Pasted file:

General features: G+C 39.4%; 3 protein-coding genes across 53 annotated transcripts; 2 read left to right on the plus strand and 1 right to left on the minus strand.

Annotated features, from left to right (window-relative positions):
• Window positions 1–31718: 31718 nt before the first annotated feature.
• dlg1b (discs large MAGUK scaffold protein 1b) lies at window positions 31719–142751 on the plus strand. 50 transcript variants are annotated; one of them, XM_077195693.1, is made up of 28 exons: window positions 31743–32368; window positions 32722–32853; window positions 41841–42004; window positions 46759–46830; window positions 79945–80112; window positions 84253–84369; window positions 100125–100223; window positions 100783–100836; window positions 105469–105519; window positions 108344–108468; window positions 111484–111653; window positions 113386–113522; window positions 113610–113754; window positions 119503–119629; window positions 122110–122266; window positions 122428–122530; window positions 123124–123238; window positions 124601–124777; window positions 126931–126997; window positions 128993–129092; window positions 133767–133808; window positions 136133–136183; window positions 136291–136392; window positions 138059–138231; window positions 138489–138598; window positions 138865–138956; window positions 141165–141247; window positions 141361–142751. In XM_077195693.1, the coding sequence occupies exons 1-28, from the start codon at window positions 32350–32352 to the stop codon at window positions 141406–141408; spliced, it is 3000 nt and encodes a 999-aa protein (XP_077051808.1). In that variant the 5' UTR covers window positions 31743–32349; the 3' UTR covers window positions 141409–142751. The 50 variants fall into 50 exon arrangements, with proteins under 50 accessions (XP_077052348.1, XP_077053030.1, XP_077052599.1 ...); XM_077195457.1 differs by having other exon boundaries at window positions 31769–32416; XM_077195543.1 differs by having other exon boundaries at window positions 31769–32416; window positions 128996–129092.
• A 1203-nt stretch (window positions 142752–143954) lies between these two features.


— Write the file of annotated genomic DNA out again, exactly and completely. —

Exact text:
General features: G+C 39.4%; 3 protein-coding genes across 53 annotated transcripts; 2 read left to right on the plus strand and 1 right to left on the minus strand.

Annotated features, from left to right (window-relative positions):
• Window positions 1–31718: 31718 nt before the first annotated feature.
• dlg1b (discs large MAGUK scaffold protein 1b) lies at window positions 31719–142751 on the plus strand. 50 transcript variants are annotated; one of them, XM_077195693.1, is made up of 28 exons: window positions 31743–32368; window positions 32722–32853; window positions 41841–42004; window positions 46759–46830; window positions 79945–80112; window positions 84253–84369; window positions 100125–100223; window positions 100783–100836; window positions 105469–105519; window positions 108344–108468; window positions 111484–111653; window positions 113386–113522; window positions 113610–113754; window positions 119503–119629; window positions 122110–122266; window positions 122428–122530; window positions 123124–123238; window positions 124601–124777; window positions 126931–126997; window positions 128993–129092; window positions 133767–133808; window positions 136133–136183; window positions 136291–136392; window positions 138059–138231; window positions 138489–138598; window positions 138865–138956; window positions 141165–141247; window positions 141361–142751. In XM_077195693.1, the coding sequence occupies exons 1-28, from the start codon at window positions 32350–32352 to the stop codon at window positions 141406–141408; spliced, it is 3000 nt and encodes a 999-aa protein (XP_077051808.1). In that variant the 5' UTR covers window positions 31743–32349; the 3' UTR covers window positions 141409–142751. The 50 variants fall into 50 exon arrangements, with proteins under 50 accessions (XP_077052348.1, XP_077053030.1, XP_077052599.1 ...); XM_077195457.1 differs by having other exon boundaries at window positions 31769–32416; XM_077195543.1 differs by having other exon boundaries at window positions 31769–32416; window positions 128996–129092.
• A 1203-nt stretch (window positions 142752–143954) lies between these two features.